Monday, September 23, 2013

Masao Yamamoto (山本昌男 , born 1957, Japan) is a Japanese photographer



Masao Yamamoto (山本昌男 , born 1957, Japan) is a Japanese freelance photographer known for his small photographs, which seek to individualize the photographic prints as objects.

Yamamoto began his art studies as a painter, studying oil painting under Goro Saito in his native city. He presently uses photography to capture images evoking memories. He blurs the border between painting and photography however, by experimenting with his printing surfaces. He dyes, tones (with tea), paints on, and tears his photographs. His subjects include still-lives, nudes, and landscapes. He also makes installation art with his small photographs to show how each print is part of a larger reality.

« Most of his photographic works are in monochrome and its aged texture reminds us of “memories dropping out of someone’s drawers”. Snapshot sized, yet speechlessly beautiful pictures have been exhibited in groups of ten to several hundred spread across the wall, or sometimes placed in a small box. Tranquility around each photograph filled the entire space. Strangely, the existence of a single piece of art and a whole installation seemed to be equal. It recalls oriental and Japanese ideas about the relationships between the world and self. Western audiences pick up those essences and are the reason why his work is widely appreciated in the western world.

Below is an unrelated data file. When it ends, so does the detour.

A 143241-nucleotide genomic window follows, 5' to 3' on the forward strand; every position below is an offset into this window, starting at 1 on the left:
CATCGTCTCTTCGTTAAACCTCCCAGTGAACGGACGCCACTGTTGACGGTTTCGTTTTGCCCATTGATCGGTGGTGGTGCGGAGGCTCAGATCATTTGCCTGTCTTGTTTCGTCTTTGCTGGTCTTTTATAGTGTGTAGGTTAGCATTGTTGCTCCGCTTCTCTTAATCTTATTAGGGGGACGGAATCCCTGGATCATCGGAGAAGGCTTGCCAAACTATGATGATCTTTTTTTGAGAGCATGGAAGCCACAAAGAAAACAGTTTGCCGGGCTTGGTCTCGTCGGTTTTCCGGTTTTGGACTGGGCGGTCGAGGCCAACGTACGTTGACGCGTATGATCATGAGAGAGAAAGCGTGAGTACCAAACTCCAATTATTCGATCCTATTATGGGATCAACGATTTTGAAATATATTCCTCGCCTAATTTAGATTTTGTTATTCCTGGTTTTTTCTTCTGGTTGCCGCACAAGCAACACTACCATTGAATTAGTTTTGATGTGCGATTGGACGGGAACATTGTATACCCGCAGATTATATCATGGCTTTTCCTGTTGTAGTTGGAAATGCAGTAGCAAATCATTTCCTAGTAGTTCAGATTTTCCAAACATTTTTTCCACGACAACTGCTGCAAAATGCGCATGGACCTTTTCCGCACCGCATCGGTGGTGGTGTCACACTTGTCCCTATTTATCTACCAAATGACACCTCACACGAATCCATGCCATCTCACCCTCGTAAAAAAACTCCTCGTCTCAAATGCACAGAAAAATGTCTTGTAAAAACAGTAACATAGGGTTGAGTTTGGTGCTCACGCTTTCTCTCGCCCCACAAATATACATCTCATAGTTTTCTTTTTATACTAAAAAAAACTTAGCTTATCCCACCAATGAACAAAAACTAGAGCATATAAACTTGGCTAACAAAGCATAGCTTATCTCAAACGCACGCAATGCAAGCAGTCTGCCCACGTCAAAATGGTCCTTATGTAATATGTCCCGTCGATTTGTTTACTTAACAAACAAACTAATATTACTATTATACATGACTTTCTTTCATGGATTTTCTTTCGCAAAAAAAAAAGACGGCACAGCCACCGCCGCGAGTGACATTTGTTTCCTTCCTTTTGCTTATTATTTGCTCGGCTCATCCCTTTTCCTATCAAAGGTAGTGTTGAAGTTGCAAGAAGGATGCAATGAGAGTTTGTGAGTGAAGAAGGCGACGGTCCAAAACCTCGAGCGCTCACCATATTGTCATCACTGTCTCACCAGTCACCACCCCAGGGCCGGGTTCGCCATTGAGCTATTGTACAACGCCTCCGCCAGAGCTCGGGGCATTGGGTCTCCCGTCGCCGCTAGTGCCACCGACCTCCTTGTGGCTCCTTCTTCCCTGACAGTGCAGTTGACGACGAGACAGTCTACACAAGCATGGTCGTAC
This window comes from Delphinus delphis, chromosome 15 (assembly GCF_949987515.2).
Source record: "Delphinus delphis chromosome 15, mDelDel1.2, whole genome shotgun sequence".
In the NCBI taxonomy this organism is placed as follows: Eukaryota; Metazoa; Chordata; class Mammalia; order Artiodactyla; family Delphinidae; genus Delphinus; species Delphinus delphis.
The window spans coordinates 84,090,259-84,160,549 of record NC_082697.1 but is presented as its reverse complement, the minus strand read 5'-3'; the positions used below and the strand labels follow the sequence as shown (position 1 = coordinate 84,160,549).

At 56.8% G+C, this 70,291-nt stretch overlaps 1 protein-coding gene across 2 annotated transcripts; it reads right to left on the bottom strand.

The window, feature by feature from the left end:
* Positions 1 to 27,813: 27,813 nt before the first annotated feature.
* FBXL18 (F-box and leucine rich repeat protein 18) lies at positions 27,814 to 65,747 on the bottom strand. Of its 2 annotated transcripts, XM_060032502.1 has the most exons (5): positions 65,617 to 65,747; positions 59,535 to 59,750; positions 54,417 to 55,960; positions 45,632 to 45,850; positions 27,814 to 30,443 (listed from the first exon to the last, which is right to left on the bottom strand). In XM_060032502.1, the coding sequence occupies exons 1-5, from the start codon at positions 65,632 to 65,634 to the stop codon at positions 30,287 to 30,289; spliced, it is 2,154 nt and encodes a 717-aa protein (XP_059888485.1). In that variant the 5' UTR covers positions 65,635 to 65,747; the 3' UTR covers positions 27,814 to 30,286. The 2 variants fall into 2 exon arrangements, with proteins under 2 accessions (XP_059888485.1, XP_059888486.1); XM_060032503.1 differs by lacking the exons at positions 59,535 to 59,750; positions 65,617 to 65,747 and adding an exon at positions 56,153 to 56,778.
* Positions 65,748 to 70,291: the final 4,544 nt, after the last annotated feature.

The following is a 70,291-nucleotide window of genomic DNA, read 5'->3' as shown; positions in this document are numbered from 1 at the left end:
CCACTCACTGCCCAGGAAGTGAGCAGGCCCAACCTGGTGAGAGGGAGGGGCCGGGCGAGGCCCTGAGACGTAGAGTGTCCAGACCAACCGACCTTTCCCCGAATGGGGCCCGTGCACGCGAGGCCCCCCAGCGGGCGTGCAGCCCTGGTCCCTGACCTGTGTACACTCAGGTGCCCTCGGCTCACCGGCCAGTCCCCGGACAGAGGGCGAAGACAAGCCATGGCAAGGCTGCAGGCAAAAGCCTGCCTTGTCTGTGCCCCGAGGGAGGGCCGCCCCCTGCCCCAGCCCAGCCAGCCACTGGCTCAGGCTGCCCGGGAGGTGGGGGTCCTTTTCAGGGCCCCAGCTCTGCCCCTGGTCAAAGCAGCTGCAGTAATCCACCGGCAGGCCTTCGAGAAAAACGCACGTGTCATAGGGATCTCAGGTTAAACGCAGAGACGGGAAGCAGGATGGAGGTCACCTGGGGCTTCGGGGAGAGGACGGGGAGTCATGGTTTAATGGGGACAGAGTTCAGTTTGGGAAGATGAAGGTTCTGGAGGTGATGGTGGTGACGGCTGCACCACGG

It is clear that Yamamoto’s new attempt is in “KAWA=Flow”. Unlike previous exhibitions, he mounted framed pictures one by one. This time the audience is able to experience each one individually, instead of viewing the collective entity. Kawa (river) is not a geographical border but is instead viewed as a sentimental divide. Lines that divide life and death are examples of this. Kawa also implies the flow of our on-going life. The artist experiences the flow when he releases the shutters and takes a picture. Yamamoto has seen and experienced thousands of rivers. The  images he captured remind the audience of an existence of a river that flows  from current life to future life. When the audience looks at the world, (which is the individual according to oriental thoughts,) they realize that both conscious and unconscious thoughts all flow like a river.
Framed individually, his work can be similar to the poetry style of HAIKU. HAIKU brings flow to the poetry world by featuring seasonal words and capturing a vivid moment.  Yamamoto’s photographic works present a moment in a similarly beautiful and momentous flow. The world is beautiful and ever changing; only when we stop at this river do we notice the flow. » Munehisa Masao








































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